From Alex Groberman, Opposing Views: According to a statement issued by the Los Angeles Lakers, they have reached an agreement with ex-Cleveland Cavaliers coach Mike Brown to fill the void left by the departure of Phil Jackson. The deal, reportedly, is slated to earn Brown approximately $18 million over four years with the last year being an option. As speculation ran rampant that Rick Adelman, Mike Dunleavy or Brian Shaw were the heavy favorites to win the L.A. head coaching job, Brown flew in under the radar and stole the position with a strong interview, sources indicate. That coupled with the team’s emphasis on finding a coach on the cheap as part of their new cost-cutting initiative sealed the deal for the former Coach of the Year. “We’ve met with Mike and are very impressed with him,” said a statement issued by the Lakers. “In addition, we have an outline for an agreement in place and hope to sign a contract within the next few days.”

From Adrian Wojnarowski, Yahoo! Sports: The idea that Kobe Bryant would’ve ever called LeBron James for a confidential scouting report on Mike Brown is sheer fantasy. They don’t share much of a relationship, and even less a common interest in fortifying each other with the best possible coach for a championship chase. Why would they trust each other’s referrals? James wants the Los Angeles Lakers to fail, just as Bryant does the Miami Heat. For Bryant, there was never time to consider Brown’s candidacy as Lakers coach because sources close to him say that he was never asked about the candidates to replace Phil Jackson. The Buss family promised they would proceed this way, without the consultation of the most important person in the franchise.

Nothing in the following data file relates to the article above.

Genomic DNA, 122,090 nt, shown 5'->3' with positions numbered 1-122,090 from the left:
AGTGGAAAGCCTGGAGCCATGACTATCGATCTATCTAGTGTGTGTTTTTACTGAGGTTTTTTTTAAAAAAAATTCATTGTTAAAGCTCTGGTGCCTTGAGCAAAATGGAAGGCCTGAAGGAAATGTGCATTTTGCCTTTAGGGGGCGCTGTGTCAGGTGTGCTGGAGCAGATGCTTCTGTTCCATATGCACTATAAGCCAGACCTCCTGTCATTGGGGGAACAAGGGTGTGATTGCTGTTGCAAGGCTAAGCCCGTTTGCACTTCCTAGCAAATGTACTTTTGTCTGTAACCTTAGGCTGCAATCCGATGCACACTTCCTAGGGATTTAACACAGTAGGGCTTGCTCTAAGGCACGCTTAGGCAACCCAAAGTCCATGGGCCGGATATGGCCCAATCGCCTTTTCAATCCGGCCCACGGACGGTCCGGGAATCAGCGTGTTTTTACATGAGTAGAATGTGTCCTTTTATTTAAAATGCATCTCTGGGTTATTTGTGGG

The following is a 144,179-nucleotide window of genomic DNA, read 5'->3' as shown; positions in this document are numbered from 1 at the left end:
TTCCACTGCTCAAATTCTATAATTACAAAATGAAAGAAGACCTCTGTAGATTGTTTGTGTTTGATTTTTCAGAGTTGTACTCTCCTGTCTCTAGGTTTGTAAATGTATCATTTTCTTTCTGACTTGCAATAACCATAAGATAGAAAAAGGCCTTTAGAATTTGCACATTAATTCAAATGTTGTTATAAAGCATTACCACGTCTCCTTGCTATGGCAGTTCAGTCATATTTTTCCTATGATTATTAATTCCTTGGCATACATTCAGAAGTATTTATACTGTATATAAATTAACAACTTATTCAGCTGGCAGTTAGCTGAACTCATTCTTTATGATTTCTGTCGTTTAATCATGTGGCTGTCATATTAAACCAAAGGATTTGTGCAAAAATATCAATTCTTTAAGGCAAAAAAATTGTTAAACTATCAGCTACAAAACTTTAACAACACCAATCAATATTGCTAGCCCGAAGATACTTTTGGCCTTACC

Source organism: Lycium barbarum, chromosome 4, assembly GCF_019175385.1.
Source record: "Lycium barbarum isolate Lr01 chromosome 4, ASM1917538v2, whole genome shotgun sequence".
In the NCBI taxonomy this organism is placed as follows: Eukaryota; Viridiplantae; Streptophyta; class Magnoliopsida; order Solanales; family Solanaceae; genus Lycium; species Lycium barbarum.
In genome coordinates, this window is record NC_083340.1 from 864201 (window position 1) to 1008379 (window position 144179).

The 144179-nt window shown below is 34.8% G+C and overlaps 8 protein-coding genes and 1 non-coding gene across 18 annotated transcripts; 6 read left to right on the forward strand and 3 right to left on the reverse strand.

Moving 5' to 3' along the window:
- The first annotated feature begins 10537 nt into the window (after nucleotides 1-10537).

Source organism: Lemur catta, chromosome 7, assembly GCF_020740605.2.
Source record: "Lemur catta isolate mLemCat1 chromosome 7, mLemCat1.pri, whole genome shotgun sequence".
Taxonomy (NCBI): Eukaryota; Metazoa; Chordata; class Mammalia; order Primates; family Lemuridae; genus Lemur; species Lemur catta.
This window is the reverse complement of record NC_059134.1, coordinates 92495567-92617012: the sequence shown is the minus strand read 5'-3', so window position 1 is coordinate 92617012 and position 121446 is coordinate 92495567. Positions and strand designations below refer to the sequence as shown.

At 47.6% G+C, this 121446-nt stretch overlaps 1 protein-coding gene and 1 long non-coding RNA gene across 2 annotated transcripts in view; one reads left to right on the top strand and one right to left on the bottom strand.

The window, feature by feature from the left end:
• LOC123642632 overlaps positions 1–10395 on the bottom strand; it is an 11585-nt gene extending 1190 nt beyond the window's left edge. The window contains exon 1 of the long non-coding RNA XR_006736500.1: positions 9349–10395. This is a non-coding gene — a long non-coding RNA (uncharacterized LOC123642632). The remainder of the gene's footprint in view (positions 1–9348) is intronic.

From Mark Medina, LA Times: I’m not thrilled with the Lakers’ decision … scratch that … Jim Buss’ decision to hire Mike Brown as the new Lakers’ coach because of all the “con” reasons I highlight in this item I posted earlier. It’s clear that the Lakers wanted to move in a  new direction away from  Phil Jackson’s leadership, but it’s quite striking that an early playoff exit suddenly ruined Shaw’s chances. Although the Lakers never had any formalized agreement of any sort, it had always been presumed that Shaw would have succeeded Jackson because of his long familiarity with the triangle and his strong relationship with the players. Instead, the Lakers suddenly are going in a completely different direction. It’s not always bad to start something new, and it’s clear by the way things ended in the Lakers’ 2011 Western Conference semifinals sweep to the Dallas Mavericks that Jackson had lost his effectiveness with the team. But that doesn’t mean it’s necessary to completely start from scratch. It’d be one thing if Shaw was passed up in favor of Rick Adelman because of Shaw’s lack of head coaching experience;  Adelman’s corner offense bears some familiarity with the triangle. But I’m not convinced Brown will be able to squeeze championships out of this current roster because there’s too much of an adjustment period. The Lakers have taken pride in having great success with taking risky decisions that work out in the end. I don’t believe, however, that this is one of them.


Phillip Barnett